# Generalisations of area between two curves

1. May 28, 2015

### Gary Smart

1. The problem statement, all variables and given/known data
The problem consists of investigating the area between two functions of the forms (Parabolic segment):
: y = mx + c and y = ax^2 + bx + c

The investigation involves finding a combination that has one of each of the above functions and finding an area of one. The area between the functions has to be in the first quarter (positive x and y).

2. The attempt at a solution
My investigation up to now has found the following:
Function 1: 6x^2 - 2x + 8
Function 2: 4x + 8

These give points of intersection of: (0,8) and (1,12). These are the lower and upper bounds when integrating.

Integration produces:

Curve: 3x^2 - x^2 + 8x [Boundaries of 0 and 1]: Area under curve = 9 (between 0 and 1).

Line: 2x^2 + 8x [Boundaries of 0 and 1]; Area under line = 10 (Between 0 and 1).

=> Area between line and curve is: 10 - 9 = 1

3. Further investigations
I have already found that the coefficient of A (Parabola) has to be a multiple of 3, otherwise there will be a recurring decimal when integrated.

My next steps involve:
: Producing any generalisations that affect finding this specific area with these two functions.
: Proving/generalising using Algebra.

2. May 28, 2015

### LCKurtz

There are a lot of things you haven't specified about this problem. May the parabola open either upwards or downwards? Must the intersections of the parabola and line be in the first quadrant? Is the area you want to calculate the area bounded by the two functions between the intersection points? Must the complete region "between" the functions lie in the first quadrant?

Also please show us how you got A must be a multiple of 3.

[Edit, added]: I would suggest starting with a simple subcase. For example, consider the two functions $(x-a)^2$ and $mx$. See if you can show that for any $a\ge 0$ there is a corresponding $m$ that works. Get the relationship between $m$ and $a$. Then start on more complicated cases.

Last edited: May 28, 2015
3. May 28, 2015

### Gary Smart

The Parabola can open either upwards or downwards. The intersections of the parabola and the line must be in the first quarter. The area is bounded by the functions between the points and the complete region between the functions must lie in the first quadrant.

I got that A must be a multiple of 3 because when the quadratic is integrated, the A value is divided by 3. If the value of A isn't a multiple of 3 then the result will always give a recurring decimal and will never produce an area of one.

(x-a)^2 = x^2 − 2xa + a^2 is not a parabola though is it?

Last edited: May 28, 2015
4. May 28, 2015

### LCKurtz

That is a parabolic function. The graph of $y= (x-a)^2$ is a parabola with vertex $(a,0)$ opening upwards. $A$ does not have to equal $3$. Like I suggested, start with a real simple case. Take $y=(x-1)^2$ and $y = mx$. It is obvious geometrically that there is some positive $m$ so that the area between the line and parabola is $1$.

5. May 29, 2015

### Gary Smart

Hello LCKurtz,

I not hundred percent sure I understand the process here. I have tried different m values when y = (x-1)^2 and it produces an m of approximately 0.704 (3 dp). What is the aim of the investigation?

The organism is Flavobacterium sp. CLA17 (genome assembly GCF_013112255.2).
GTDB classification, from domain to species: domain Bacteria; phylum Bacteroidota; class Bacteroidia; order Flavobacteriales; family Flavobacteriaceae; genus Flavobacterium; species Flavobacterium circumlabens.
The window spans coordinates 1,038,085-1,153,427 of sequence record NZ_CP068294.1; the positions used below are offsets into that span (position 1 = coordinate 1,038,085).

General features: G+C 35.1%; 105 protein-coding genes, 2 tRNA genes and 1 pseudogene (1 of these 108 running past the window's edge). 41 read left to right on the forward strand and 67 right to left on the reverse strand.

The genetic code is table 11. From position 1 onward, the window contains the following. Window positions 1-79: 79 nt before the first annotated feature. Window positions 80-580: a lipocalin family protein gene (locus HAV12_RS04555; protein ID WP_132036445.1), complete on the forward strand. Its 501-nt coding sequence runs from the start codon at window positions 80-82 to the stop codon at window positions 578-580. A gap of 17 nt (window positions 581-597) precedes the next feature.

6. May 29, 2015

### theodoros.mihos

May you can use the absolute value of $$\int_0^1f_1(x)dx-\int_0^1f_2(x)$$

7. May 29, 2015

### Gary Smart

The first function being the line and the second function being the parabola?

8. May 29, 2015

### theodoros.mihos

If you need just area, take absolute value. If you need sign then check for this on initial problem.

9. May 29, 2015

### Gary Smart

Just to check I understand what you are saying:
I only need the area: specifically an area of 1 and if there are any generalisations that can be made.

What is the absolute value?

10. May 29, 2015

### theodoros.mihos

Integral $\int f\,dx$ comes from area calculation between function graph and x axis.

11. May 29, 2015

### Gary Smart

So, using that information.
The area of the function that is furthest away from the x axis can't be less than 1?

12. May 29, 2015

### theodoros.mihos

The integral have sign from f(x). The geometrical area is positive defined, like as geometrical distance. For area take the positive answer.

13. May 29, 2015

### Gary Smart

This is because the area between the curves is above the x axis and the fact there is no such thing as a negative geometrical distance?

14. May 29, 2015

### theodoros.mihos

Area is positive, integral may not. Distance is positive, position coordinate value may not.

15. May 29, 2015

### Gary Smart

I can't have negative integrals though? because the area is bounded in the first quadrant?

16. May 29, 2015

### theodoros.mihos

Your parabola is positive defined so every $\int_a^bf_1(x)\,dx$ must be positive. The other function may give negative integral on some limits.

17. May 29, 2015

### Gary Smart

Why must the parabola be positive? is that because we are subtracting the other function away from it, thus a negative subtracting a negative will always be a negative. Therefore will never give an area of 1?

Does the parabola have to be the first function? or can the line be function 1?

18. May 29, 2015

### theodoros.mihos

Make a simple google graph to see the shapes.

19. May 29, 2015

### Gary Smart

Both of these sets of functions are allowed in the constraints of this question.

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20. May 29, 2015

### theodoros.mihos

Function 1: 6x^2 - 2x + 8
Function 2: 4x + 8
This problem represented by the second graph.